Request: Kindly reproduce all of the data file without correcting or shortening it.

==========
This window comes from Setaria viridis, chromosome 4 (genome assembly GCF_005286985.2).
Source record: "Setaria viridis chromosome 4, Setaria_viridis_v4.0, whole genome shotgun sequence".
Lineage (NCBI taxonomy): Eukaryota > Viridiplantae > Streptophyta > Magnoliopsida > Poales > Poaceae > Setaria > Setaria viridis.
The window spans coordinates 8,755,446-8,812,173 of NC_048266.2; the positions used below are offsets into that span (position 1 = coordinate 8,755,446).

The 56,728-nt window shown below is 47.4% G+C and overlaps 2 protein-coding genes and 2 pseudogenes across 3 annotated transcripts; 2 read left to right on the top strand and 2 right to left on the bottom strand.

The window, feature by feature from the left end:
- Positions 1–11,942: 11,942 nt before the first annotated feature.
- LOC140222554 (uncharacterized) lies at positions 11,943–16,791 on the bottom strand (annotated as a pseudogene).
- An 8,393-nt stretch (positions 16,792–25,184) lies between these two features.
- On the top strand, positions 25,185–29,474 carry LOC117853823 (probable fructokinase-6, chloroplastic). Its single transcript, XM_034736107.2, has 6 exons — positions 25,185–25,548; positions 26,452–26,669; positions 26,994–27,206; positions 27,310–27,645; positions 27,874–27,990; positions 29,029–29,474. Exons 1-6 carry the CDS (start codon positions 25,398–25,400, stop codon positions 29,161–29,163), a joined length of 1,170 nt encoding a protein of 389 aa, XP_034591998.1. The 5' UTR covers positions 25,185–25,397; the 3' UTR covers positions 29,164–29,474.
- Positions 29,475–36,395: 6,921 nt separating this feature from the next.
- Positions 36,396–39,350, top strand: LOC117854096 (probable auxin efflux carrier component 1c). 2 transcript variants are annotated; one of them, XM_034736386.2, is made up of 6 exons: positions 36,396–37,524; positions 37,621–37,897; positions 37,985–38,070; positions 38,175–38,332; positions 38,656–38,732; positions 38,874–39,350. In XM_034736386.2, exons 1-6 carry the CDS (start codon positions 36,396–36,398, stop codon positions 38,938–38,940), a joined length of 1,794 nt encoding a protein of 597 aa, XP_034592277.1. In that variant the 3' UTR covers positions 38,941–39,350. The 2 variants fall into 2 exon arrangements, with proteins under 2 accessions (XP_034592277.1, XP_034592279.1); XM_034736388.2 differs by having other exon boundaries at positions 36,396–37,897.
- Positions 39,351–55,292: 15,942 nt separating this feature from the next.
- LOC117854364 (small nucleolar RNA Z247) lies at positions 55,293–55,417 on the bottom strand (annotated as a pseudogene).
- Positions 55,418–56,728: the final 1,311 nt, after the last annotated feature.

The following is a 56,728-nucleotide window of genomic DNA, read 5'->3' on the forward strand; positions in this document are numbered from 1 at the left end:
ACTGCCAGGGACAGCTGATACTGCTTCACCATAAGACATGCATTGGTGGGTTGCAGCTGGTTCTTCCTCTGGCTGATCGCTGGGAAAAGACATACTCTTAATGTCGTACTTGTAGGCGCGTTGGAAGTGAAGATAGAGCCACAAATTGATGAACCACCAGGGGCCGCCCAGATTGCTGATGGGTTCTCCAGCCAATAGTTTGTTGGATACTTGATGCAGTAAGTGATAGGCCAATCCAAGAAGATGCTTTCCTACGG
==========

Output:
This window comes from Setaria viridis, chromosome 4 (genome assembly GCF_005286985.2).
Source record: "Setaria viridis chromosome 4, Setaria_viridis_v4.0, whole genome shotgun sequence".
Lineage (NCBI taxonomy): Eukaryota > Viridiplantae > Streptophyta > Magnoliopsida > Poales > Poaceae > Setaria > Setaria viridis.
The window spans coordinates 8,755,446-8,812,173 of NC_048266.2; the positions used below are offsets into that span (position 1 = coordinate 8,755,446).

The 56,728-nt window shown below is 47.4% G+C and overlaps 2 protein-coding genes and 2 pseudogenes across 3 annotated transcripts; 2 read left to right on the top strand and 2 right to left on the bottom strand.

The window, feature by feature from the left end:
- Positions 1–11,942: 11,942 nt before the first annotated feature.
- LOC140222554 (uncharacterized) lies at positions 11,943–16,791 on the bottom strand (annotated as a pseudogene).
- An 8,393-nt stretch (positions 16,792–25,184) lies between these two features.
- On the top strand, positions 25,185–29,474 carry LOC117853823 (probable fructokinase-6, chloroplastic). Its single transcript, XM_034736107.2, has 6 exons — positions 25,185–25,548; positions 26,452–26,669; positions 26,994–27,206; positions 27,310–27,645; positions 27,874–27,990; positions 29,029–29,474. Exons 1-6 carry the CDS (start codon positions 25,398–25,400, stop codon positions 29,161–29,163), a joined length of 1,170 nt encoding a protein of 389 aa, XP_034591998.1. The 5' UTR covers positions 25,185–25,397; the 3' UTR covers positions 29,164–29,474.
- Positions 29,475–36,395: 6,921 nt separating this feature from the next.
- Positions 36,396–39,350, top strand: LOC117854096 (probable auxin efflux carrier component 1c). 2 transcript variants are annotated; one of them, XM_034736386.2, is made up of 6 exons: positions 36,396–37,524; positions 37,621–37,897; positions 37,985–38,070; positions 38,175–38,332; positions 38,656–38,732; positions 38,874–39,350. In XM_034736386.2, exons 1-6 carry the CDS (start codon positions 36,396–36,398, stop codon positions 38,938–38,940), a joined length of 1,794 nt encoding a protein of 597 aa, XP_034592277.1. In that variant the 3' UTR covers positions 38,941–39,350. The 2 variants fall into 2 exon arrangements, with proteins under 2 accessions (XP_034592277.1, XP_034592279.1); XM_034736388.2 differs by having other exon boundaries at positions 36,396–37,897.
- Positions 39,351–55,292: 15,942 nt separating this feature from the next.
- LOC117854364 (small nucleolar RNA Z247) lies at positions 55,293–55,417 on the bottom strand (annotated as a pseudogene).
- Positions 55,418–56,728: the final 1,311 nt, after the last annotated feature.

The following is a 56,728-nucleotide window of genomic DNA, read 5'->3' on the forward strand; positions in this document are numbered from 1 at the left end:
ACTGCCAGGGACAGCTGATACTGCTTCACCATAAGACATGCATTGGTGGGTTGCAGCTGGTTCTTCCTCTGGCTGATCGCTGGGAAAAGACATACTCTTAATGTCGTACTTGTAGGCGCGTTGGAAGTGAAGATAGAGCCACAAATTGATGAACCACCAGGGGCCGCCCAGATTGCTGATGGGTTCTCCAGCCAATAGTTTGTTGGATACTTGATGCAGTAAGTGATAGGCCAATCCAAGAAGATGCTTTCCTACGG